This study finally enrolled 14,439 subjects, including 4411 in NAFLD group and 10,028 in non-NAFLD group. The subjects in NAFLD group had higher body mass index (BMI) (NAFLD group vs non-NAFLD group = 27.2 ± 3.2 vs 23.5 ± 3.0), higher blood pressure (systolic blood pressure (SP): 132 ± 18 vs 122 ± 18 mmHg; diastolic blood pressure (DP): 78 ± 12 vs 71 ± 11 mmHg), higher red blood cell count (RBC) (5.22 ± 0.55 vs 4.95 ± 0.57 × 109/L), higher white blood cell count (WBC) (7.32 ± 1.78 vs 6.50 ± 1.58 × 109/L), higher monocyte count (MONO) (0.50 ± 0.16 vs 0.43 ± 0.15 × 109/L), higher lymphocyte count (LY) (2.50 ± 0.76 vs 2.20 ± 0.62 × 109/L), higher neutrophil count (NE) (4.10 ± 1.30 vs 3.66 ± 1.19 × 109/L) and higher eosinophil count (EO) (0.19 ± 0.15 vs 0.17 ± 0.16 × 109/L) than those in non-NAFLD group (Table 1).

Table 1 Subjects characteristics in NAFLD group and non-NAFLD group.

Moreover, when compared with the subjects in non-NAFLD group, those in NAFLD group had an increased ratio of AST/ALT (0.91 ± 0.55 vs 1.27 ± 0.60), a higher level of alanine aminotransferase (ALT) (33 ± 22 vs 19 ± 15 U/L), aspartate aminotransferase (AST) (25 ± 13 vs 20 ± 13 U/L), γ-Glutamyltransferase (γ-GT) (55 ± 57 vs 31 ± 34 U/L), triglyceride (TG) (2.71 ± 2.70 vs 1.44 ± 1.13 mmol/L), total cholesterol (TC) (5.24 ± 1.02 vs 4.89 ± 0.93 mmol/L), low-density lipoprotein cholesterol (LDL) (3.25 ± 0.79 vs 2.83 ± 0.76 mmol/L) and very low-density lipoprotein cholesterol (VLDL) (1.20 ± 1.20 vs 0.64 ± 0.50 mmol/L), and a lower level of high-density lipoprotein cholesterol) (HDL) (1.18 ± 0.30 vs 1.43 ± 0.34 mmol/L) (Table 1).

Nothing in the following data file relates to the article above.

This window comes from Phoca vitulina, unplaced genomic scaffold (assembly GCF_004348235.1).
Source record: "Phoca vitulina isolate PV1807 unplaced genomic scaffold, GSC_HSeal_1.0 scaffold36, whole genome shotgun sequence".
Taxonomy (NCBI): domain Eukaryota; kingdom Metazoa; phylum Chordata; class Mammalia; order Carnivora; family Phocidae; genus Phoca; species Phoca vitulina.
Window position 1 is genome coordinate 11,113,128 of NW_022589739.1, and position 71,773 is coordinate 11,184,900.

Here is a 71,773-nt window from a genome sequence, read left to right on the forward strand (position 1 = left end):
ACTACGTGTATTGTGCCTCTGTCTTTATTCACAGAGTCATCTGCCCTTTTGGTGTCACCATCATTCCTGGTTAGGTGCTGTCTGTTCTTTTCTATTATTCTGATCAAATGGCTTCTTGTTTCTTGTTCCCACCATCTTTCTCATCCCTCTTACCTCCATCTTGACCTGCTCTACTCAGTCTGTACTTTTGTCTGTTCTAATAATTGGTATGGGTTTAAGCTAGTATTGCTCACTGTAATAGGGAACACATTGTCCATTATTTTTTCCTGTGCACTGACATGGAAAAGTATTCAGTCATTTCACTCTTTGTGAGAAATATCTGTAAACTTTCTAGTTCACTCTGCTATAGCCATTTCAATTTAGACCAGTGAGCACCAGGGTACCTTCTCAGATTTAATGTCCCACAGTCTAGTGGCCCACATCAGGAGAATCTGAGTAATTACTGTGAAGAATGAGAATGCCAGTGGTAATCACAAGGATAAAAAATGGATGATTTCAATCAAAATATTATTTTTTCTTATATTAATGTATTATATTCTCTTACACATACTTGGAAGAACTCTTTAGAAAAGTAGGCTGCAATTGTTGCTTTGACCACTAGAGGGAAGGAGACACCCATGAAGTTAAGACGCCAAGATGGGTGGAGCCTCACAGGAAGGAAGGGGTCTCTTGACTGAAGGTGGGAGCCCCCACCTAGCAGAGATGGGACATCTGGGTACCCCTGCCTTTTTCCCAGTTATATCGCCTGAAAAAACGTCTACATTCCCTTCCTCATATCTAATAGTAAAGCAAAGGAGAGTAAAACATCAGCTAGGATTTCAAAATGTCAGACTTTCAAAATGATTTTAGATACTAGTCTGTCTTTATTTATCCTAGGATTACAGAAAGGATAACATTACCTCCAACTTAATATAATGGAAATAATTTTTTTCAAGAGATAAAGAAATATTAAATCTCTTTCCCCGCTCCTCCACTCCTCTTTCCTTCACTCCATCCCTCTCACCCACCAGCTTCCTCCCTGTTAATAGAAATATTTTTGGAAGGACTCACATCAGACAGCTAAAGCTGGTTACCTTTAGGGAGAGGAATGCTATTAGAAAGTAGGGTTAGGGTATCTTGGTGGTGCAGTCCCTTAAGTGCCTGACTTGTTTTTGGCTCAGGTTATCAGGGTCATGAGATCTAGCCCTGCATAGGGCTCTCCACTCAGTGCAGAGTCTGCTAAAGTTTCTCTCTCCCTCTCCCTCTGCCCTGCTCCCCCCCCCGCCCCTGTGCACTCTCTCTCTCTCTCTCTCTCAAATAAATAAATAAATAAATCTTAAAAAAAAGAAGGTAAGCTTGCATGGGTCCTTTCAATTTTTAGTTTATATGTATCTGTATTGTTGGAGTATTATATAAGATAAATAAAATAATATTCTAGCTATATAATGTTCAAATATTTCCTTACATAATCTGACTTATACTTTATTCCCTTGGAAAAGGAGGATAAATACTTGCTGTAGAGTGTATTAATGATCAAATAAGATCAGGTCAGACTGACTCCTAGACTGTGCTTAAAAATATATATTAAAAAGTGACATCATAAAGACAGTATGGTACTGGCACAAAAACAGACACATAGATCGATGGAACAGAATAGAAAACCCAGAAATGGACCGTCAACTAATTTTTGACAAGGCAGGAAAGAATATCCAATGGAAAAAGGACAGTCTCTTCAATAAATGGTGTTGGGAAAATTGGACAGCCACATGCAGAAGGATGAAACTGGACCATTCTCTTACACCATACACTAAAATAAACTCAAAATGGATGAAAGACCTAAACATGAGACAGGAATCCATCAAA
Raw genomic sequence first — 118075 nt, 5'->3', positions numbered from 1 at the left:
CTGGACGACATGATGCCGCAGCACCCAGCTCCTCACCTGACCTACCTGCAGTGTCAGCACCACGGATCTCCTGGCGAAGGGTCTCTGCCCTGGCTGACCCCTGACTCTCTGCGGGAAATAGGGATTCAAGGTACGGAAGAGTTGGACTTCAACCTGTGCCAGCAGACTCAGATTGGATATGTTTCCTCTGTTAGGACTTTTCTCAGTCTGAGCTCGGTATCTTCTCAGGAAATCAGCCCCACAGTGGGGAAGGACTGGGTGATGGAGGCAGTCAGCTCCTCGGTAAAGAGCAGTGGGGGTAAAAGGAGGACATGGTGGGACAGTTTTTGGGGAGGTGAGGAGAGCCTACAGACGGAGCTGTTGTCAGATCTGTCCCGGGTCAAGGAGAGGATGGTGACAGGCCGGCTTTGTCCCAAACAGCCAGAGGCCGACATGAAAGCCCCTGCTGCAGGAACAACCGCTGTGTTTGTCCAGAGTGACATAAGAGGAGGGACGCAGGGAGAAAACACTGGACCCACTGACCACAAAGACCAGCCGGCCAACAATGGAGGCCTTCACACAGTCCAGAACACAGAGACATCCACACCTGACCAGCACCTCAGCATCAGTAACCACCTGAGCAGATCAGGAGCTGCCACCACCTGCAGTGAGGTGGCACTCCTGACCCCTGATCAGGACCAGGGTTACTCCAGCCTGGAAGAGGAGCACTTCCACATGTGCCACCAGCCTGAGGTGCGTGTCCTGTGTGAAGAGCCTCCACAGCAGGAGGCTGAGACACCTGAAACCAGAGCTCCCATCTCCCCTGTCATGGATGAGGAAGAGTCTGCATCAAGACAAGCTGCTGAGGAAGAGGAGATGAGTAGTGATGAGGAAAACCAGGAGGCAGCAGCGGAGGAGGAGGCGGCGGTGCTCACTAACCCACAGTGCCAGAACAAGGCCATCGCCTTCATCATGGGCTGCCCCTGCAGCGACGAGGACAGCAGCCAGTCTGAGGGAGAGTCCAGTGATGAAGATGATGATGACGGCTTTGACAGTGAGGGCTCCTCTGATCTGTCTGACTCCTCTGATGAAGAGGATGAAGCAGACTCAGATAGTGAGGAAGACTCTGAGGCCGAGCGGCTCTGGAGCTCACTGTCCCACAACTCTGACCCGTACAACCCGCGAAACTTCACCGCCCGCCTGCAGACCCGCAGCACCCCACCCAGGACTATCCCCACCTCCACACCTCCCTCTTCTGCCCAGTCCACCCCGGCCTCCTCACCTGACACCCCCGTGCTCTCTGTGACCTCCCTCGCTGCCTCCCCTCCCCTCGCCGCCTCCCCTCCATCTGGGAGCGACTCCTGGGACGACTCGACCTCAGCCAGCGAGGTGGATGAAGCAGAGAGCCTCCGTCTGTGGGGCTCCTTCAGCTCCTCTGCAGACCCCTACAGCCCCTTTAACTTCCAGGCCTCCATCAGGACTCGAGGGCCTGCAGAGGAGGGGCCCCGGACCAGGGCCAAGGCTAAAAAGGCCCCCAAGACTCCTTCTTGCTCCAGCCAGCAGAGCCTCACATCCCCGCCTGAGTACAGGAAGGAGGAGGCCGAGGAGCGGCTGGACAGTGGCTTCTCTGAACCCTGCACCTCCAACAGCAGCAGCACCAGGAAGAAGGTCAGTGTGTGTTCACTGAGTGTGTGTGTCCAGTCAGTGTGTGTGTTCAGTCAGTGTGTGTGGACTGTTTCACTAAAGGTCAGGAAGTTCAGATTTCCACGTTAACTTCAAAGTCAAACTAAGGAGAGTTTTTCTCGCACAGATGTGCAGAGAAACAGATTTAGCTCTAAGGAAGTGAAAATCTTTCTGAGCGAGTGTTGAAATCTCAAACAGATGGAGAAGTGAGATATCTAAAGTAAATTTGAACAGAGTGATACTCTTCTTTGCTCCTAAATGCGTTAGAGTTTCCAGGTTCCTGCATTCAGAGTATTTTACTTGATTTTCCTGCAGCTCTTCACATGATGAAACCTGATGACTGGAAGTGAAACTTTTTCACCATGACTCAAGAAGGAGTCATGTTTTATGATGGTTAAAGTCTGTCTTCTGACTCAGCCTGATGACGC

Model performance

Table 2 and Fig. 1 illustrate the performance of all classifiers. The model based on SVM was showed the best performance with comprehensive evaluation, which included the highest accuracy (0.801), positive predictive value (PPV) (0.795), F1 score (0.795), Kappa score (0.508) and area under the precision-recall curve (AUPRC) (0.712), and the second top of area under receiver operating characteristic curve (AUROC) (0.850). The second-best classifier was that using RF, which was showed the highest AUROC (0.852) and the second top of accuracy (0.789), PPV (0.782), F1 score (0.782) and Kappa score (0.478) and AUPRC (0.708). The performance of XGBoost classifier follows RF (AUROC: 0.833, accuracy: 0.781, PPV: 0.778, F1 score: 0.779, Kappa score: 0.478 and AUPRC: 0.704). The worst performance was showed in the classifier based on decision tree.